Miguel knew he wanted to perform from a very young age, and at 14 told his mom he wanted to be an artist. “She said, 'You can be whatever you want — just get good grades,' ” Miguel remembers. So he did, although that scholarly focus didn't prevent him from stealing his uncle's four-track recorder. “I called him later and told him I took it,” he adds with a laugh. “I felt too bad — that's my mother's side.”

He'd already been writing songs, but the four-track allowed him to develop his ideas, and in ninth grade a mutual friend introduced him to a member of a local production company, Drop Squad. Miguel spent the rest of high school learning how to work in the studio, then looking for a record deal. He signed one in 2004 with an indie label, Black Ice, but says now the company was trying to mold him into something he didn't want to be. “We shot a video, and if you ever see it, you will laugh your ass off. I have a fitted hat on and a white T-shirt and baggy jeans. I was 19 years old and it was the first time anyone had ever given me money.”

The video and its accompanying album didn't take off, but Miguel continued to write music and eventually got his song “Sure Thing” to Mark Pitts, then head of urban music at Jive Records. Pitts played it for Usher, who liked the tune but didn't end up recording it. Pitts decided that was for the best, since he thought Miguel should be the one to sing it.

Two weeks later Miguel was signed to Jive, which eventually released All I Want Is You in 2010 following the resolution of a protracted contract dispute with Black Ice.

Though it spawned a handful of solid R&B hits, including “Sure Thing” and the J. Cole–featuring title track, All I Want Is You didn't quite capture the distinctive wrinkles in Miguel's sound. There's one track, “Pay Me,” that feels like a flimsy attempt to reproduce the Euro-house thump of Ne-Yo's “Closer.”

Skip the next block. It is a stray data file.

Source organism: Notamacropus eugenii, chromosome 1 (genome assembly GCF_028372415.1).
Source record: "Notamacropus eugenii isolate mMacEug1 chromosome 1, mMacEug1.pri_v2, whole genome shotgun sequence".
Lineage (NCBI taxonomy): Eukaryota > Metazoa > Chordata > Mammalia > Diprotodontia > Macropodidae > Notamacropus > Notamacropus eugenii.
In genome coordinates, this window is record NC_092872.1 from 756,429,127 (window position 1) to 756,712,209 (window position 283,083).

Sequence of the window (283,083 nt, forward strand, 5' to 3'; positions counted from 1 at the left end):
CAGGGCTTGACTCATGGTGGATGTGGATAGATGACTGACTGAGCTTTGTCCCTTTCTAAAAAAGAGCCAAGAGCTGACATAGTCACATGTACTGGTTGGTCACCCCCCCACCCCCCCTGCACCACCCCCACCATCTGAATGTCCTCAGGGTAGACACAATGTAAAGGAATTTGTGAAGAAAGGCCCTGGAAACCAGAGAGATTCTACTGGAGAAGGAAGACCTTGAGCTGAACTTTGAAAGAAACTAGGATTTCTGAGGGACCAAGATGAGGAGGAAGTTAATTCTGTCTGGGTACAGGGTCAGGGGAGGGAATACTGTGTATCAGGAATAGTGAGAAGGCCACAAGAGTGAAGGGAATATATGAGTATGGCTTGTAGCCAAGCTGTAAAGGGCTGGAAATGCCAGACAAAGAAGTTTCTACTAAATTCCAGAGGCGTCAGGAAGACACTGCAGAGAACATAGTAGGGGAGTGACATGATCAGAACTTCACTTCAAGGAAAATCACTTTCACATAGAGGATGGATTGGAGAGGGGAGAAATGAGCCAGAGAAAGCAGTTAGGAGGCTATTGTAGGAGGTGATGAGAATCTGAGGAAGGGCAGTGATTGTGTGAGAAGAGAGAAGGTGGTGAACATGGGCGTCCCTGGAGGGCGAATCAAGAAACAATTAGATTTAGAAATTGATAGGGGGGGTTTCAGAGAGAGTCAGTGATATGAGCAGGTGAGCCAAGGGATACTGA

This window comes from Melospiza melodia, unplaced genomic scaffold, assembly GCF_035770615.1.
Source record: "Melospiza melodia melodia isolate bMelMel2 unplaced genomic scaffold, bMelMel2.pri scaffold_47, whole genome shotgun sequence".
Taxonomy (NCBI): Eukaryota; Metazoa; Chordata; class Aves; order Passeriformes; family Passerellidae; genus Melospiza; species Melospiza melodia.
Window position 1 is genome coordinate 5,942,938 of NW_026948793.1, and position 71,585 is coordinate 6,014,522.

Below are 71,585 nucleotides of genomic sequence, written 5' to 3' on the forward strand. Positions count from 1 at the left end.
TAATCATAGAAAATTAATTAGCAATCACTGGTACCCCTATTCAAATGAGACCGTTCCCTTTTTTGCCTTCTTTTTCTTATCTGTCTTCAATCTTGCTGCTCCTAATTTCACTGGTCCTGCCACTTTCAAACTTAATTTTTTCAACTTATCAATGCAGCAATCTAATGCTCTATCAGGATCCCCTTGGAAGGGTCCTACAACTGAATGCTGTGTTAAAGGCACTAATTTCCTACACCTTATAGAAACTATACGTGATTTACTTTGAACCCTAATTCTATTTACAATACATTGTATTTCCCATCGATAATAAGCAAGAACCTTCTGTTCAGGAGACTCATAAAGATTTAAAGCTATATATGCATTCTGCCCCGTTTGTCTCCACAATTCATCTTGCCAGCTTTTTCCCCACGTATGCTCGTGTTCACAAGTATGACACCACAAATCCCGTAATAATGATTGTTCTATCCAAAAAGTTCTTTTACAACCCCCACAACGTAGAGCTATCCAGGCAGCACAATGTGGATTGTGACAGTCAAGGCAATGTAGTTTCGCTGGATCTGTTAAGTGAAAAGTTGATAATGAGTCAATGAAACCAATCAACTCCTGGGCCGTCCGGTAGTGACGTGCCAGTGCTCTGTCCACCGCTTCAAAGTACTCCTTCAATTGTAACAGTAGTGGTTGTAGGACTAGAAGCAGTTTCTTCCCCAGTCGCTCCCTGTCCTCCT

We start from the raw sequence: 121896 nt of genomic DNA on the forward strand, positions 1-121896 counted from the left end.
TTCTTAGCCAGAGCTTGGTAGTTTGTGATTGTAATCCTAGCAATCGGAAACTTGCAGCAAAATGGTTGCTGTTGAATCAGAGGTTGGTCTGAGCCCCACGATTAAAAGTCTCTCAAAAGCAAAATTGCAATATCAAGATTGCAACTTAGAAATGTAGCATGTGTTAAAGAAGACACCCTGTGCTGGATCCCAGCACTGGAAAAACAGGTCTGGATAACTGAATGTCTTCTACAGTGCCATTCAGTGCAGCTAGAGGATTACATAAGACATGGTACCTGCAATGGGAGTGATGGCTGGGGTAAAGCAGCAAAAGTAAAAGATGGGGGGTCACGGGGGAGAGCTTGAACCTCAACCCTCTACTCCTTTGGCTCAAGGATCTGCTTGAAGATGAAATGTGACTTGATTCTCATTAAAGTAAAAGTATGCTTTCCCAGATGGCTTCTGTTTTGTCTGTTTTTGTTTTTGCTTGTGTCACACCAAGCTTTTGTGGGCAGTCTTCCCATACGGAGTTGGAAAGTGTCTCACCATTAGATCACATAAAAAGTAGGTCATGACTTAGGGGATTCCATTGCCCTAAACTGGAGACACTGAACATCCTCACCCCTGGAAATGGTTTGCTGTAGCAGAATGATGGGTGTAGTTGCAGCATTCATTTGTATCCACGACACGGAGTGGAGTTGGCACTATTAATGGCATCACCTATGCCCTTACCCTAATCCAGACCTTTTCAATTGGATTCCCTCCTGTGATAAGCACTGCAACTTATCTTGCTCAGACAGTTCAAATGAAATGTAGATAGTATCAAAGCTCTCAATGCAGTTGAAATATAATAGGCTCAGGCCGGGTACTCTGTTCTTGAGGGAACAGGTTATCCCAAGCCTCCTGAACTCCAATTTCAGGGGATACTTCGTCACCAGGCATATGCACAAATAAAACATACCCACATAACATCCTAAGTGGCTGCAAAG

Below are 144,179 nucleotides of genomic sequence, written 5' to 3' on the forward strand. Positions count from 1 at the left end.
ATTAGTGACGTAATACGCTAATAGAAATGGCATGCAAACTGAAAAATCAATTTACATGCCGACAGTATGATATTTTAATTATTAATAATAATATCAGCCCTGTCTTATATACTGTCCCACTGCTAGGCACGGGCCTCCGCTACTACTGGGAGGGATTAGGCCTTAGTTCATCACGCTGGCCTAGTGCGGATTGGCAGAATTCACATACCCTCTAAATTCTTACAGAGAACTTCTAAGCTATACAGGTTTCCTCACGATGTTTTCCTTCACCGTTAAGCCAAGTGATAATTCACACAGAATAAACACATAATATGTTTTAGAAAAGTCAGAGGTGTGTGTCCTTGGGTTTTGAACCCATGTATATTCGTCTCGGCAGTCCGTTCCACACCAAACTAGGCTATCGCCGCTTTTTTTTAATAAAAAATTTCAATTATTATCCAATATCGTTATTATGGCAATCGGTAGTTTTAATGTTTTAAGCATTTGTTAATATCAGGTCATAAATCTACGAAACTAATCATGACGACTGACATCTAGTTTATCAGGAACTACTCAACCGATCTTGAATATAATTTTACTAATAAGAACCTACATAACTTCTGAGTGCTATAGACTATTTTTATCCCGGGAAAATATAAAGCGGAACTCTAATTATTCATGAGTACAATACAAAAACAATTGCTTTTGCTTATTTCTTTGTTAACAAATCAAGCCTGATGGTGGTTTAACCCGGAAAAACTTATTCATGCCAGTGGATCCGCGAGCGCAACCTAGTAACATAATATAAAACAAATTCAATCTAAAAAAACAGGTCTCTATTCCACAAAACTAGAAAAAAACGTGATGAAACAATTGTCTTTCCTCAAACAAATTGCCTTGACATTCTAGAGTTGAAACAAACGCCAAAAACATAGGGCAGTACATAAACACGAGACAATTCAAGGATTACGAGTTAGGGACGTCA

“Being new to the industry, I think I let people who had experience guide me,” Miguel now says of his debut. “And after that learning experience, I came to the conclusion that you always have to go with your gut.”

That's why, he notes, he did the Art Dealer Chic EPs, which take more sonic chances, and which contain some of the songs that ended up on Kaleidoscope Dream. “That was me wanting to reconnect with my peers — the people I hang out with, who go to the same shows and read the same blogs and drink the same liquor as me,” he says.

It's probably safe to infer what kind of people he's talking about from the rave reviews he's received in hipster reads such as Spin and Pitchfork.

Now that Miguel has reconnected with his core, he has set his sights on folks who might not go to those shows or drink that liquor. “I get to use this [major-label] machine that's not necessarily used to promoting gray-area shit to reach people who only know black-and-white shit,” he says. “It's a great opportunity to educate people, not … only about myself, but lemme somehow broaden your palate and reprogram your perspective so that you might check out a different kind of artist.”

Back inside the climate-controlled studio on Sunset, the members of Miguel's band have arrived and are beginning to tune up for rehearsal. There's some exhaustion in the singer's face from the seemingly endless promotion required of him. But there's excitement, too.

“That's what's cool about being an artist,” he says. “You have this opportunity to take your audience somewhere they may not have taken themselves.”

You get to take yourself somewhere, too.